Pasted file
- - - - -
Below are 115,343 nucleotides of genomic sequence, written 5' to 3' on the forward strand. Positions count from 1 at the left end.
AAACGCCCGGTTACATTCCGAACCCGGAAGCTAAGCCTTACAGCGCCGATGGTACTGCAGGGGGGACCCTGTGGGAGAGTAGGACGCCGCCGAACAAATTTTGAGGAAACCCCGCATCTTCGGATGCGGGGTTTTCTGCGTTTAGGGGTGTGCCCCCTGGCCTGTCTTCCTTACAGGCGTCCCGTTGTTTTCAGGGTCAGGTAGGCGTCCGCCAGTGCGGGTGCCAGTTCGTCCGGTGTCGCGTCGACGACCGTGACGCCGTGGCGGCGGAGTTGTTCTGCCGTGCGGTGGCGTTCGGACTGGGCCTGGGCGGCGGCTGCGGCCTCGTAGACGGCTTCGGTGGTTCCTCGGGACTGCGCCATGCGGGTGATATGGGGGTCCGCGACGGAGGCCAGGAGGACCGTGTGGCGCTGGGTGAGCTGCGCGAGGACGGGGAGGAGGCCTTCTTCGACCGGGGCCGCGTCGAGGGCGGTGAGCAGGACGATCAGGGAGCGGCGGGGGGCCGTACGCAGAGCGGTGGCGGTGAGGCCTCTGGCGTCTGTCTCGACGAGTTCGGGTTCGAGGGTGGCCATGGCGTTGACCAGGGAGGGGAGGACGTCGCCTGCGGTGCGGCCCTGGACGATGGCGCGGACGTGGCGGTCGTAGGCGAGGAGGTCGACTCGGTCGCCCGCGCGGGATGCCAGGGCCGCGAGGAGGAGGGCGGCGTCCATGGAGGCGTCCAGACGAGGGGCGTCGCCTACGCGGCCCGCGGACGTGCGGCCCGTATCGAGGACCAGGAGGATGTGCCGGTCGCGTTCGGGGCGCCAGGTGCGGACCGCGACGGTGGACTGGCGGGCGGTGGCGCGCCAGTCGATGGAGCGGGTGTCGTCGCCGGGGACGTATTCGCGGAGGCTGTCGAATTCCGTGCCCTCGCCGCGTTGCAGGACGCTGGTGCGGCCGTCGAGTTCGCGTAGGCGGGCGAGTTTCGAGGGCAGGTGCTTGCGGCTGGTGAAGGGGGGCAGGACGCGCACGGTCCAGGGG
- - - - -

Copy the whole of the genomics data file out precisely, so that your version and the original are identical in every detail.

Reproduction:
Below are 115,343 nucleotides of genomic sequence, written 5' to 3' on the forward strand. Positions count from 1 at the left end.
AAACGCCCGGTTACATTCCGAACCCGGAAGCTAAGCCTTACAGCGCCGATGGTACTGCAGGGGGGACCCTGTGGGAGAGTAGGACGCCGCCGAACAAATTTTGAGGAAACCCCGCATCTTCGGATGCGGGGTTTTCTGCGTTTAGGGGTGTGCCCCCTGGCCTGTCTTCCTTACAGGCGTCCCGTTGTTTTCAGGGTCAGGTAGGCGTCCGCCAGTGCGGGTGCCAGTTCGTCCGGTGTCGCGTCGACGACCGTGACGCCGTGGCGGCGGAGTTGTTCTGCCGTGCGGTGGCGTTCGGACTGGGCCTGGGCGGCGGCTGCGGCCTCGTAGACGGCTTCGGTGGTTCCTCGGGACTGCGCCATGCGGGTGATATGGGGGTCCGCGACGGAGGCCAGGAGGACCGTGTGGCGCTGGGTGAGCTGCGCGAGGACGGGGAGGAGGCCTTCTTCGACCGGGGCCGCGTCGAGGGCGGTGAGCAGGACGATCAGGGAGCGGCGGGGGGCCGTACGCAGAGCGGTGGCGGTGAGGCCTCTGGCGTCTGTCTCGACGAGTTCGGGTTCGAGGGTGGCCATGGCGTTGACCAGGGAGGGGAGGACGTCGCCTGCGGTGCGGCCCTGGACGATGGCGCGGACGTGGCGGTCGTAGGCGAGGAGGTCGACTCGGTCGCCCGCGCGGGATGCCAGGGCCGCGAGGAGGAGGGCGGCGTCCATGGAGGCGTCCAGACGAGGGGCGTCGCCTACGCGGCCCGCGGACGTGCGGCCCGTATCGAGGACCAGGAGGATGTGCCGGTCGCGTTCGGGGCGCCAGGTGCGGACCGCGACGGTGGACTGGCGGGCGGTGGCGCGCCAGTCGATGGAGCGGGTGTCGTCGCCGGGGACGTATTCGCGGAGGCTGTCGAATTCCGTGCCCTCGCCGCGTTGCAGGACGCTGGTGCGGCCGTCGAGTTCGCGTAGGCGGGCGAGTTTCGAGGGCAGGTGCTTGCGGCTGGTGAAGGGGGGCAGGACGCGCACGGTCCAGGGG